By Dr. Justin Marchegiani
What if I told you that eating bacon, avocados, and butter could not only improve your health–it could also help you lose weight? By now you have probably heard of the keto diet, but what exactly is the keto diet and how does it improve your health? Let’s dive in!
The Keto Diet is a high fat and low carb way of eating which prompts your body to enter a state called ketosis. Ketosis is when your body burns primarily fat, rather than glucose, for energy.
The standard American diet is very heavy in carbohydrate-heavy foods. When you’re eating a high-carb diet your body mainly runs off of glucose (sugar) as fuel. However, if you cut the carbs and start eating more saturated fat, there’s no more glucose so your body starts burning fat (including stored body fat) for fuel instead! The weight loss effects of entering the metabolic state of ketosis is a huge reason why the keto diet is so popular for weight loss, but it also a great way of eating to lower inflammation, improve your insulin response and prevent/heal diabetes, and is protective against cancer, Alzheimers and other neurodegenerative diseases.
Glucose actually burns dirty, like a diesel fuel. It’s stinky. But ketones burn really clean–you don’t get a lot of reactive oxygen species or free radicals afterwards. Imagine fat is like a big branch and that you throw into the wood chipper, and then out of that wood chipper comes these things called ketones. These ketones can be used by different tissue in the body. In addition, burning ketones avoids the effects of glycation, which is basically all the proteins or tissue in your body gets sugar-coated and that creates basically a magnet for free radicals. Ketones are stable, whereas burning glucose is a constant up and down reaction.
One of the biggest ways we can induce ketosis and burn body fat for fuel is by cutting carbs. Typically 20-30 grams per day is a great starting point for most people.
I recommend following a Paleo template for your keto diet, utilizing non-strachy vegetables for the bulk of your carbs. Around 20-30g per day is the sweet spot for most people. This is attainable if you keep your carbs to your paleo veggies: a cup of broccoli, a cup of spinach, a cup of kale, some asparagus, a salad… Once you factor out the fiber, you’ll probably be around 20-30 net carbs. As you continue with the keto diet you can play around with your carb range, some people feel better on 10-20 grams, others do well hitting around 40-50 grams of carbs per day.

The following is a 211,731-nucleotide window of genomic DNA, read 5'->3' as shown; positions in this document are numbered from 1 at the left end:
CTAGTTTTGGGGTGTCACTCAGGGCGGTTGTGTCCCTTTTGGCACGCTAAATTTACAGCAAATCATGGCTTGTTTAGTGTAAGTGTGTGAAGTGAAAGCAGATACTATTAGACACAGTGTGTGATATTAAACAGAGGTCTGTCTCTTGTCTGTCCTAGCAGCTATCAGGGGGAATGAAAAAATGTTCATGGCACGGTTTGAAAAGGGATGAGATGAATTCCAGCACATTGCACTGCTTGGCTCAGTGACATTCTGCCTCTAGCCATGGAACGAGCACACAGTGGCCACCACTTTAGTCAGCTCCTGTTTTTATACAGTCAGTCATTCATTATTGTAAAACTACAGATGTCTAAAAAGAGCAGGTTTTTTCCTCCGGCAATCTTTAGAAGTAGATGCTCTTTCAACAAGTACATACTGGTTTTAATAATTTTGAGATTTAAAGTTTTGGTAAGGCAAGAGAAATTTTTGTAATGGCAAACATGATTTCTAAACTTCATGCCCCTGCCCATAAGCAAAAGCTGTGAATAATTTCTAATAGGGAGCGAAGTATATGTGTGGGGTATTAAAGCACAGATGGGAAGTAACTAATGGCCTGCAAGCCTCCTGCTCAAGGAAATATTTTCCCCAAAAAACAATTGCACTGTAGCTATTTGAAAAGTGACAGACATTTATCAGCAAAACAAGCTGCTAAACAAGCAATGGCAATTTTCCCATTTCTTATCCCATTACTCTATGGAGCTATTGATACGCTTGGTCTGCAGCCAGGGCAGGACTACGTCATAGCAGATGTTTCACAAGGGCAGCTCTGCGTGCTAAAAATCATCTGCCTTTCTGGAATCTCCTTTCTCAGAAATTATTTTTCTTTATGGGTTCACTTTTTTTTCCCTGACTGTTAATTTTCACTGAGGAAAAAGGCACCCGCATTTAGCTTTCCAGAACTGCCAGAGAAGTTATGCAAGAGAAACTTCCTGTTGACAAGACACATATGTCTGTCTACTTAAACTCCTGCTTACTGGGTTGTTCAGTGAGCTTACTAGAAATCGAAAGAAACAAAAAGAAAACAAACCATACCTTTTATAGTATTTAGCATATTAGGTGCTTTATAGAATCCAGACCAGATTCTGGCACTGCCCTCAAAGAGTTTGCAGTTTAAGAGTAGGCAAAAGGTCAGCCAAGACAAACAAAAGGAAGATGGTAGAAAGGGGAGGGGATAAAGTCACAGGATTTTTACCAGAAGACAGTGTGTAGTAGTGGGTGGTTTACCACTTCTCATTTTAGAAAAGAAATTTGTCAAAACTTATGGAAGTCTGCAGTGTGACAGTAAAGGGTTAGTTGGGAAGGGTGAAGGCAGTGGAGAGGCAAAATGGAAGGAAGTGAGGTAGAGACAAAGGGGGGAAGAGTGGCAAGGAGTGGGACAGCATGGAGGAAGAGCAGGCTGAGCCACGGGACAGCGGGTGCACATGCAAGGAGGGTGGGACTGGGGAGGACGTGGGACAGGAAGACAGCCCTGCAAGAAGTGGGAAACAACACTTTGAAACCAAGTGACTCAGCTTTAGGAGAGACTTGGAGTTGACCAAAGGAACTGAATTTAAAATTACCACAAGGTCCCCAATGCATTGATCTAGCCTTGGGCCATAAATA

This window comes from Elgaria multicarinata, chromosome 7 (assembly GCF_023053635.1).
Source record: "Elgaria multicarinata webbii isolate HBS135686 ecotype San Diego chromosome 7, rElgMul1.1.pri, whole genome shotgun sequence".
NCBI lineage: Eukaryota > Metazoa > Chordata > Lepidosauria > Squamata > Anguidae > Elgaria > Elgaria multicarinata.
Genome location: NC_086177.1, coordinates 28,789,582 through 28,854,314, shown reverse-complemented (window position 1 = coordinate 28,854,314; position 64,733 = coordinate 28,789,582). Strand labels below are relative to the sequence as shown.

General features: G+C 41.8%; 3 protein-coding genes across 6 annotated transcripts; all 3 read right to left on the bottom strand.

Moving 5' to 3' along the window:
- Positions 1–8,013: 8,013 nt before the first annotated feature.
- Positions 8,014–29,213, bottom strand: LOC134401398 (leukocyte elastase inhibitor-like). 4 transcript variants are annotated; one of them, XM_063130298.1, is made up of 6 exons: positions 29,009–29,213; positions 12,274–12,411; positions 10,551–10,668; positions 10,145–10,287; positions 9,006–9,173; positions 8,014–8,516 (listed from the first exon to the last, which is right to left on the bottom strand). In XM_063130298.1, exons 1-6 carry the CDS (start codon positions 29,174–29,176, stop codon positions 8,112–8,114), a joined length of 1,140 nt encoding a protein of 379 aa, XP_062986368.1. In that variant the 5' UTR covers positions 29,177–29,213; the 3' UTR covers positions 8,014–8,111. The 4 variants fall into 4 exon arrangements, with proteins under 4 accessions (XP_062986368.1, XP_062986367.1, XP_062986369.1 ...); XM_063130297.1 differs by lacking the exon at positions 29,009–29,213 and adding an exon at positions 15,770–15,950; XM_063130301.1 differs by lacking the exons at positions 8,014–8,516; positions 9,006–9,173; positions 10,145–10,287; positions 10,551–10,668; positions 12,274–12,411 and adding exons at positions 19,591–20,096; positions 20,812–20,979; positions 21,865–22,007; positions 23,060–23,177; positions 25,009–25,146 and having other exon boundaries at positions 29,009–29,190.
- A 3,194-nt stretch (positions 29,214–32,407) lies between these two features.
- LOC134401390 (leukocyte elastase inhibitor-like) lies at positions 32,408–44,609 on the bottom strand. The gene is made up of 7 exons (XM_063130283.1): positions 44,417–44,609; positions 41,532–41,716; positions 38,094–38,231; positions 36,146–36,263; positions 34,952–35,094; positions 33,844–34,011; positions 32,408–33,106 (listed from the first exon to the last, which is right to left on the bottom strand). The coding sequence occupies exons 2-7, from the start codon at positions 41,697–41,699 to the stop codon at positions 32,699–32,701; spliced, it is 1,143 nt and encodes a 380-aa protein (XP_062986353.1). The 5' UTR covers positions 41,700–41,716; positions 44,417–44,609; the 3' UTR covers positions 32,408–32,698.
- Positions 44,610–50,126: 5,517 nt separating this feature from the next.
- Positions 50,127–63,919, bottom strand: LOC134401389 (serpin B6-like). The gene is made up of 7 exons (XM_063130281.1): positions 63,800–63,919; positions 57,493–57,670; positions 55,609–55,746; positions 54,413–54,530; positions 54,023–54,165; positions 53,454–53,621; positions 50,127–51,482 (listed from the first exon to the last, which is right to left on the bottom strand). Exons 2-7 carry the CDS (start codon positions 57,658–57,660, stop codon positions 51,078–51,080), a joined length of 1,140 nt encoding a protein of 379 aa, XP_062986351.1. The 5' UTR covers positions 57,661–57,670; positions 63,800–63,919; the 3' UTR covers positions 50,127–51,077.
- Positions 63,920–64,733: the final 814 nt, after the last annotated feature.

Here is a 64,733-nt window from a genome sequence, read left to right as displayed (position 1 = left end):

Some people like to measure their ketones, either measuring their breath, urine, or blood. Not all of these methods are always effective–for example, if you’re burning ketones, they may not end up in the urine, giving you a false negative.
I use a ketone meter, either the Abbott Precision Xtra or Precision Xtra, to measure blood sugar in addition to ketones. The Ketonix breath meter is another good way to measure.
One of the biggest keto mistakes is eating too much protein, as high as 30-40% protein. It’s hard to eat that much protein unless you do two things wrong. Number one, you eat lots of lean meat, and number two, you use excessive protein powders.
However, you can get away with going higher on protein if you’re doing a lot of resistance training. However, most of us are not elite athletes, so ideally your macros will be about 60-70% fat as a pretty good starting point.
Let’s clear something up. When people hear about ketones, they’ve likely been in the grocery store and they’ve seen the “raspberry ketones” as a weight loss supplement. This became very popular over the last few years. First off, raspberry ketones aren’t even derived from raspberries. Most of the time these products are filled with synthetic chemicals, artificial colors and artificial sweeteners. I do not recommend them, the ingredients will most likely do more harm than good.
For a good ketone product, try Keto OS or Keto Sport which use beta-hydroxybutyrate salts, which are the gold standard in keto products.
You can use ketone precursors like medium chain triglycerides C8 and C10. These MCT oils provide both the brain effects and metabolic effects of ketones. In the morning I do butter coffee with a high quality MCT oil. I’ll get my ketones up within an hour or 2 to—to .5, .6 mmol and I feel great.
Some people think the keto diet may be dangerous and destroy muscle. Sure, you can be in ketosis when you’re starving yourself. This doesn’t happen on the keto diet because we’re doing it nutritionally, meaning we’re actually eating foods. They’re real whole foods and we’re getting enough calories so you’re body’s not going to be eating away lean tissue.
Cheating on the keto diet implies you’re eating enough carbs to bring you out of ketosis. Some people like to cycle in an out of ketosis in daily or weekly cycles. If you save all of your carbs for the evening and have some sweet potato or dark chocolate, the carbs can actually help you sleep! Some people can develop hypothyroid symptoms if they stay in ketosis long term. These people, primarily women, may benefit from cyclical ketosis like 5 days on, 3 days off.
Exogenous ketones can be great from a performance and neurological standpoint. They can be phenomenal if you are on the ketogenic diet–we call it therapeutic ketone therapy. However, if you’re still eating high carb and high sugar, don’t waste your time and money on expensive ketone supplements.
I recommend the keto diet for most people, especially those dealing with metabolic syndrome, which is when there’s a level of insulin resistance and you’re body is having a difficult time tapping into fat for fuel.
The Keto Diet is also great for cancer patients, Alzheimer’s patients, anyone with metabolic syndrome, women with a waist size 35 or larger, men with a waist size 40 or larger, blood pressure over 140, and anyone with inflammation or chronic pain.